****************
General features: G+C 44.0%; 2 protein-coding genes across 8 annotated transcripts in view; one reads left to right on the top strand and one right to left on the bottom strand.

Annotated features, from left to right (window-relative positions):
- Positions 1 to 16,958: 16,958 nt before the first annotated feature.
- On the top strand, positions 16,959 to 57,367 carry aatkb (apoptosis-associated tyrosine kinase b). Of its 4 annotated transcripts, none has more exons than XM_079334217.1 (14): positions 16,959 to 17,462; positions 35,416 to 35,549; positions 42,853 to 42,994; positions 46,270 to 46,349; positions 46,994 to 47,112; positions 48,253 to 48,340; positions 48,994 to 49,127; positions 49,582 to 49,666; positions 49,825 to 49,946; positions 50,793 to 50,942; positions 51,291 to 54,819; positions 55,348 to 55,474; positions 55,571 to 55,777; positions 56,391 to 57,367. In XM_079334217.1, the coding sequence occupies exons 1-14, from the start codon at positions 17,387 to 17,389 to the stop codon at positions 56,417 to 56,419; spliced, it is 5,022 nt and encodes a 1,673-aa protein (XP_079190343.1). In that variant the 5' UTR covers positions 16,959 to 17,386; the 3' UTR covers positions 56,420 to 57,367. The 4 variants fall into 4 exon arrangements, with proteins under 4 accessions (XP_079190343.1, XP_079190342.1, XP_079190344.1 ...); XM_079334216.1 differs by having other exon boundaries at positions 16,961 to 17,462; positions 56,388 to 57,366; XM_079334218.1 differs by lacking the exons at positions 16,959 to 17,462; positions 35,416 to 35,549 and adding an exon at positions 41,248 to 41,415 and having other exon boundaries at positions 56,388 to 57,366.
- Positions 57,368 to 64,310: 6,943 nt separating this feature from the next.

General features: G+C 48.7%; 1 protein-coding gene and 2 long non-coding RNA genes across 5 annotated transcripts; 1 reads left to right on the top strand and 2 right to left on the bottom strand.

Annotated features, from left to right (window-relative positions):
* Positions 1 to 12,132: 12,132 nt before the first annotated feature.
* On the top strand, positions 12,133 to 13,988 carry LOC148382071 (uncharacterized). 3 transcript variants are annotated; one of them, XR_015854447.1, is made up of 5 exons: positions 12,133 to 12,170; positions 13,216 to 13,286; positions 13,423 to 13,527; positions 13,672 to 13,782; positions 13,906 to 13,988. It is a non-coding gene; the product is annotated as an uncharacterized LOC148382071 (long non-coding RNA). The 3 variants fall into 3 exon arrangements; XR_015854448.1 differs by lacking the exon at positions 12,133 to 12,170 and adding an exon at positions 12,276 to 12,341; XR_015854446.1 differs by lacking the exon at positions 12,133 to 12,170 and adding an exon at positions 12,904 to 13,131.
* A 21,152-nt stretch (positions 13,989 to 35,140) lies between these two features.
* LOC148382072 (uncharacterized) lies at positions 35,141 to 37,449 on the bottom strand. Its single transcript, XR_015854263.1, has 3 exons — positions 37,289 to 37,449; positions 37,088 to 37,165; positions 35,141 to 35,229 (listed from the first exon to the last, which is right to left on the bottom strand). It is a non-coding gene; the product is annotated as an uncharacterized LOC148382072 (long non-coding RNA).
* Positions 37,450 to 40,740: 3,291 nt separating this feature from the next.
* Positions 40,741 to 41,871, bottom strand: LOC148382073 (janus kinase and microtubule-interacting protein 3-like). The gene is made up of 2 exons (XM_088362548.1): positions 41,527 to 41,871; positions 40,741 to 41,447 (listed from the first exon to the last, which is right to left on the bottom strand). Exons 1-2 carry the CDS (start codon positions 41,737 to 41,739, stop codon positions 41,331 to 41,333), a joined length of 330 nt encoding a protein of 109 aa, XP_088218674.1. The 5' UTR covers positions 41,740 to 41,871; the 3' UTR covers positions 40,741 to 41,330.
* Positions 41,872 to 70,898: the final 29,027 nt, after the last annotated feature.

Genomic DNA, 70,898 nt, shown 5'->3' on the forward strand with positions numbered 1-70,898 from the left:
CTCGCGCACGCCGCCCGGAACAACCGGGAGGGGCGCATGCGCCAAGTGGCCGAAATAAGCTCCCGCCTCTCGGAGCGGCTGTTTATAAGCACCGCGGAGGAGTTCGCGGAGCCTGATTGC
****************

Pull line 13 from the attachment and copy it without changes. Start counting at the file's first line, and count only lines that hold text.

* Positions 40,741 to 41,871, bottom strand: LOC148382073 (janus kinase and microtubule-interacting protein 3-like). The gene is made up of 2 exons (XM_088362548.1): positions 41,527 to 41,871; positions 40,741 to 41,447 (listed from the first exon to the last, which is right to left on the bottom strand). Exons 1-2 carry the CDS (start codon positions 41,737 to 41,739, stop codon positions 41,331 to 41,333), a joined length of 330 nt encoding a protein of 109 aa, XP_088218674.1. The 5' UTR covers positions 41,740 to 41,871; the 3' UTR covers positions 40,741 to 41,330.